My #1 tip to eating well {without much effort}

A family in India displays their weekly groceries

A family in India displays their weekly groceries

Have you ever tracked your weekly food shopping?

How much fresh food do you buy?
How much do you spend?
Do you buy processed foods?
What are the predominant ingredients in your shopping cart?

Take a look at these photos that show the food shopping habits of 30 families around the world.

The global food gap is nteresting, isn’t it? It made me take a closer look at what’s in my shopping cart.

Every Sunday when I send out weekly menus to my customers, I enjoy taking a look at the shopping list I provide. While the list pertains only to dinner recipes, it’s nice to see the lack of canned and processed foods plus the list of greens and fresh vegetables. I don’t plan “healthy” recipes, per se, but I focus on seasonal and fresh ingredients, which is integral to how I eat and cook. I don’t buy boxed food, junk food or processed food. Inevitably the dishes are “healthy” even though my focus is on flavor and enjoyment.

Yes, I sometimes eat pizza…but I make it myself. I eat cheese…on occasion. I enjoy dessert…but I make it myself. I’m all about making meals from scratch. I like real food, whole food.

Knowing exactly what I’m eating, that’s healthy to me. So anything containing xantham gum, poly something or other and hard-to-pronounce ingredients are NEVER on my list.

Next time you go shopping for food, take a photo of what you purchased.

Are you eating the way you want to?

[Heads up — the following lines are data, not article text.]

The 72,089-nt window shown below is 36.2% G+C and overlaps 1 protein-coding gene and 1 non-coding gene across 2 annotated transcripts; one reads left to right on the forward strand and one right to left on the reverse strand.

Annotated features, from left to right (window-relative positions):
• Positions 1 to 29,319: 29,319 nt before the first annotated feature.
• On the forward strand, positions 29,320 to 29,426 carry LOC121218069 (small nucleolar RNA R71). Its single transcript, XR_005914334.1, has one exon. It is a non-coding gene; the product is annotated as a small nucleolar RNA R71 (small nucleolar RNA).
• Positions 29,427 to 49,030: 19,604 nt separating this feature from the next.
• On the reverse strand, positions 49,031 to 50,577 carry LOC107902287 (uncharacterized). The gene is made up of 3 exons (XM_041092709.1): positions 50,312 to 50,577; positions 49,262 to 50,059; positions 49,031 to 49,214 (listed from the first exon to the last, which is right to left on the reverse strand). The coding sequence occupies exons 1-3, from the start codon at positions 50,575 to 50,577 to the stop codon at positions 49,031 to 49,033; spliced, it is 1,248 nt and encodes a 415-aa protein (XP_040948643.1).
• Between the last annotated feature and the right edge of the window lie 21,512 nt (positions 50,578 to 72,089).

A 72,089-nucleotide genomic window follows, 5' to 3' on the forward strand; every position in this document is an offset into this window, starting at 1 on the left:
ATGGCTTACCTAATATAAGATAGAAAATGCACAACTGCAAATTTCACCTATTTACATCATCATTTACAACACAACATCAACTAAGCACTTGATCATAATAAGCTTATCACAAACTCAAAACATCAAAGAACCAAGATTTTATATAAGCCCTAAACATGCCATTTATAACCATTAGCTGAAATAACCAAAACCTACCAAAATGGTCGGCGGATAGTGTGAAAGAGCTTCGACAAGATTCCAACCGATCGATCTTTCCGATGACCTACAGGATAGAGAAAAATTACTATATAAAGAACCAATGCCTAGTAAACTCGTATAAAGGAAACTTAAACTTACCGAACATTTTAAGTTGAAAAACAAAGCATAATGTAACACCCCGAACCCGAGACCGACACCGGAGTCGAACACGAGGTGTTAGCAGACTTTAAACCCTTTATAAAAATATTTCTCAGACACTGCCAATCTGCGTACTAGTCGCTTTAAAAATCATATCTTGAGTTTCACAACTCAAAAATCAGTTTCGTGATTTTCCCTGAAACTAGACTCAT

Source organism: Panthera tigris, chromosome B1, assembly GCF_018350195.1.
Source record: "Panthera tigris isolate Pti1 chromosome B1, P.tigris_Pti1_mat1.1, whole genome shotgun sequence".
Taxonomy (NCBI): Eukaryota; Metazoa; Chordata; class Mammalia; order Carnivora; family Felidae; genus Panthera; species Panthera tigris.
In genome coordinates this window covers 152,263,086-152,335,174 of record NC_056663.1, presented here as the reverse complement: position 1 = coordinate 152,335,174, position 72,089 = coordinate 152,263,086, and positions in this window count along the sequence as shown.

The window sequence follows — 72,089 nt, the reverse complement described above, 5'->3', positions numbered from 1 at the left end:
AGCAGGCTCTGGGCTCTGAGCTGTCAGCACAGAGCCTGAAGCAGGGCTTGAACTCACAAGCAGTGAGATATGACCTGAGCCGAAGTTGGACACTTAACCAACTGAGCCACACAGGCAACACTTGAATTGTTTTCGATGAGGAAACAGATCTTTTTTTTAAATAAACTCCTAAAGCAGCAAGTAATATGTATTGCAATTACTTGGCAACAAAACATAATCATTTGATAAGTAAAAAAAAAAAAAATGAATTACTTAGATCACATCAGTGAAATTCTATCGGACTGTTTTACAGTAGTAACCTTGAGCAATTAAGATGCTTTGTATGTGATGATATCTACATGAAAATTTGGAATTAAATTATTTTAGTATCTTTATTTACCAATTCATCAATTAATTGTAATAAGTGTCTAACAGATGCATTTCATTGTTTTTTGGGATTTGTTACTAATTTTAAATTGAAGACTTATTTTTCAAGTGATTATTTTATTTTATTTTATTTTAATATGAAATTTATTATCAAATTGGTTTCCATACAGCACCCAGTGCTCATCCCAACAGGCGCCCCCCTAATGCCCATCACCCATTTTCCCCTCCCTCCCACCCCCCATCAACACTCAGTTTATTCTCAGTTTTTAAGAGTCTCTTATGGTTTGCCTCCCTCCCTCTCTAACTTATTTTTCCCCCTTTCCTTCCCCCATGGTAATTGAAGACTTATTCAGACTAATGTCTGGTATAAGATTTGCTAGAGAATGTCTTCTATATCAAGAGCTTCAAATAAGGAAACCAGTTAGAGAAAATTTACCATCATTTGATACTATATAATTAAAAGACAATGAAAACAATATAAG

Are you buying too much and therefore might waste some of it?
Are you buying too many already-prepared foods?

My #1 way to eat well without trying to is to make a shopping list. (Because of how revealing it is.)

  • Plan out your meals for the week (this is a huge time saver)
  • List the ingredients you need—either handwritten, something you can print out, or even a list on your smart phone
  • Divide the list up into categories, such as fresh fruits and vegetables, spices, protein, dairy and staples.

Once you see the breakdown of what you’re consuming you just might change it up a bit. You might notice that you’d like to add more fruit or vegetables to what you eat each week, or that you’d like to cut down on cheese, or eat more seafood—the weekly shopping list really shows you what you’re putting into your body on a weekly basis and it can be enlightening.

And if you didn’t look at the great global food gap yet, you can take a look here.

What’s in your shopping basket? After seeing the global food gap photos, are you going to change what you buy each week?

Let me know in the comments below.

And if you ever need help planning dinner, I offer a Weekly Dinner Plan that, yes, comes with a shopping list.

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